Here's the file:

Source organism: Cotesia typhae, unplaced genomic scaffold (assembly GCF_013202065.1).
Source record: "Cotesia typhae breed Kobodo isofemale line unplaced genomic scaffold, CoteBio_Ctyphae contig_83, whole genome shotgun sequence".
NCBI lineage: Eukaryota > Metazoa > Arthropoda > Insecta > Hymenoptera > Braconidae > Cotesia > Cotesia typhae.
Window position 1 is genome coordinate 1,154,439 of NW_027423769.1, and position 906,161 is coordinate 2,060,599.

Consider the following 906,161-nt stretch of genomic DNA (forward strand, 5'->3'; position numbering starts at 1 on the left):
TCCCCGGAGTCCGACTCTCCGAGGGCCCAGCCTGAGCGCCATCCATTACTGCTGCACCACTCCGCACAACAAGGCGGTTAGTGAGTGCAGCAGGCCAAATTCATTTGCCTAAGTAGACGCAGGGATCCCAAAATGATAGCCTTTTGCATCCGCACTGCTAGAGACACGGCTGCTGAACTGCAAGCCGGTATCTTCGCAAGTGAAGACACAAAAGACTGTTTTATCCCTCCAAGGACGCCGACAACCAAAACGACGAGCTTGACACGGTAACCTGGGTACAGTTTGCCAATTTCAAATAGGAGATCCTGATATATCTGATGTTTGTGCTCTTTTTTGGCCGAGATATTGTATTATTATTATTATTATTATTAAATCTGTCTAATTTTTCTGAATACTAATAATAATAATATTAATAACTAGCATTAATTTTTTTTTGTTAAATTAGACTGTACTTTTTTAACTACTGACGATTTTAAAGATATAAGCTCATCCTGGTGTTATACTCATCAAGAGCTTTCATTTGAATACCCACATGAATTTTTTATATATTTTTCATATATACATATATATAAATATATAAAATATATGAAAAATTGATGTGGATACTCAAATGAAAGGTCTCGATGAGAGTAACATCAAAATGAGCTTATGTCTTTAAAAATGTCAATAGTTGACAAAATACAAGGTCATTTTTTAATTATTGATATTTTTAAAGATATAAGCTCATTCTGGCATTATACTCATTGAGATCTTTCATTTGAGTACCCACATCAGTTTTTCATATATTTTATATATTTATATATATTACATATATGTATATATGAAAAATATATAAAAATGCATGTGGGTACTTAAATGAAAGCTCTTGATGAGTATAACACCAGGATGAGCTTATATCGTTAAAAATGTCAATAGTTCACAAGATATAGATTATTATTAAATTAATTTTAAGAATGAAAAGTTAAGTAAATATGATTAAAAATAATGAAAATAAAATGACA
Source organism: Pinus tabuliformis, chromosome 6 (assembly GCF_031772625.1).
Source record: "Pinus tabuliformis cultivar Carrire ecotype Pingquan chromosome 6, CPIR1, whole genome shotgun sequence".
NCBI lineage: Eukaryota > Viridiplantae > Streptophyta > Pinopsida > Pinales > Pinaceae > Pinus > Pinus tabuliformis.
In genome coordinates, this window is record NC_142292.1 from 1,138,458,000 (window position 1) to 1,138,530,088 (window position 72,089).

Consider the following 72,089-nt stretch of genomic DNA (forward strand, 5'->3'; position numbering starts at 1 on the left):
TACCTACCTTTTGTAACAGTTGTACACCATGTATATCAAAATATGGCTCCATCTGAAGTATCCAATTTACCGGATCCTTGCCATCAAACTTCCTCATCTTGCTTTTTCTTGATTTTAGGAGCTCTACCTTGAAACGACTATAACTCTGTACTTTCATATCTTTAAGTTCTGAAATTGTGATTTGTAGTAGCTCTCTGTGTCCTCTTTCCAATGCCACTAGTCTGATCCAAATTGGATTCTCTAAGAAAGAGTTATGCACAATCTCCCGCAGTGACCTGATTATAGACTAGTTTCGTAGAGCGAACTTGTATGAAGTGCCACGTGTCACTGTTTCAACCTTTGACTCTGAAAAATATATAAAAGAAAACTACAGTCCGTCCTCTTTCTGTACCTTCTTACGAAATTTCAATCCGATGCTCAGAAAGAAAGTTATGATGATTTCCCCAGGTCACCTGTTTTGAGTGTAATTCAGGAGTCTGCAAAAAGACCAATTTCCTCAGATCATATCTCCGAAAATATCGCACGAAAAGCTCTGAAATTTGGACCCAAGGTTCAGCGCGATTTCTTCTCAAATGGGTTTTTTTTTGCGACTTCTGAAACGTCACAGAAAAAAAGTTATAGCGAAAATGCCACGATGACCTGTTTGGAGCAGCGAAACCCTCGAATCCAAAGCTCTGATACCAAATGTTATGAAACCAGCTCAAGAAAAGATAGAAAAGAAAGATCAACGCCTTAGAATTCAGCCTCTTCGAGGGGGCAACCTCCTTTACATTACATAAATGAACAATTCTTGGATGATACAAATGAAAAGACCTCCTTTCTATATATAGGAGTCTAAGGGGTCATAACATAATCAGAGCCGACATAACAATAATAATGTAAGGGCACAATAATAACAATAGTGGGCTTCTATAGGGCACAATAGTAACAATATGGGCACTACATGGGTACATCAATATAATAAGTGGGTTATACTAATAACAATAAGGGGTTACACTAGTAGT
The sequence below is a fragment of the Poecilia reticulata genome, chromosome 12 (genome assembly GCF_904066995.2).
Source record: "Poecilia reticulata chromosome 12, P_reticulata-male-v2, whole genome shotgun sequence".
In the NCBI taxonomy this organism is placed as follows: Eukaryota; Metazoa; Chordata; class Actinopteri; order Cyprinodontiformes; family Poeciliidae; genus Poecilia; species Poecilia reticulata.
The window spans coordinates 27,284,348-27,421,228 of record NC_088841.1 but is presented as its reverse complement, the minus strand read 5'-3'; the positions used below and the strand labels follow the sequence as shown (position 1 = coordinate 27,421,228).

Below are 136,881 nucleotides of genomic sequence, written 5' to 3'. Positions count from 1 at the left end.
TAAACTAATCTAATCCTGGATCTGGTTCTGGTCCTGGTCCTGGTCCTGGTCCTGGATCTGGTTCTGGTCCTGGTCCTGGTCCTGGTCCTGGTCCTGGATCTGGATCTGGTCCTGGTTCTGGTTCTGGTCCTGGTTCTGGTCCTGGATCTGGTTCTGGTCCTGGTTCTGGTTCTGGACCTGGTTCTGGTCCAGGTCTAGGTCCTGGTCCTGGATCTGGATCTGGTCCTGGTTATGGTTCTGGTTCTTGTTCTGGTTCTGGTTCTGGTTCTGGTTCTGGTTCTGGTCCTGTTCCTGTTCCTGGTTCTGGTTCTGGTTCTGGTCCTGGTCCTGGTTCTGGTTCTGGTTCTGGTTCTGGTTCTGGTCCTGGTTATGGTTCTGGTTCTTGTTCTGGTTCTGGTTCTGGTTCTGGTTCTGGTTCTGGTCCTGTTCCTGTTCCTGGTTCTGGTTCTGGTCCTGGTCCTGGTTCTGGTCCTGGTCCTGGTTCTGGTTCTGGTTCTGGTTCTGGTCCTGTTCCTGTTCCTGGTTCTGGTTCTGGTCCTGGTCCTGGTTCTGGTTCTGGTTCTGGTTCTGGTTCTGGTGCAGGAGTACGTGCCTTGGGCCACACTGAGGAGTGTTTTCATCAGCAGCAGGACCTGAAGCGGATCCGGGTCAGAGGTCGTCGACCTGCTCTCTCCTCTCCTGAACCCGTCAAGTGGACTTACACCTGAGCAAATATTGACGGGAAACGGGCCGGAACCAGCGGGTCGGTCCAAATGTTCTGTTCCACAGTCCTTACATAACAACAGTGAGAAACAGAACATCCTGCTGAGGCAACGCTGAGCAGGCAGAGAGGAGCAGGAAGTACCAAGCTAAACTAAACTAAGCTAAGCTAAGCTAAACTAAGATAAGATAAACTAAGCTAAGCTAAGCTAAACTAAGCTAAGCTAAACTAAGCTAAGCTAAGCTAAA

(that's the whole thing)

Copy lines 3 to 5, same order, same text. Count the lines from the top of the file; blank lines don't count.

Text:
NCBI lineage: Eukaryota > Metazoa > Arthropoda > Insecta > Hymenoptera > Braconidae > Cotesia > Cotesia typhae.
Window position 1 is genome coordinate 1,154,439 of NW_027423769.1, and position 906,161 is coordinate 2,060,599.

Consider the following 906,161-nt stretch of genomic DNA (forward strand, 5'->3'; position numbering starts at 1 on the left):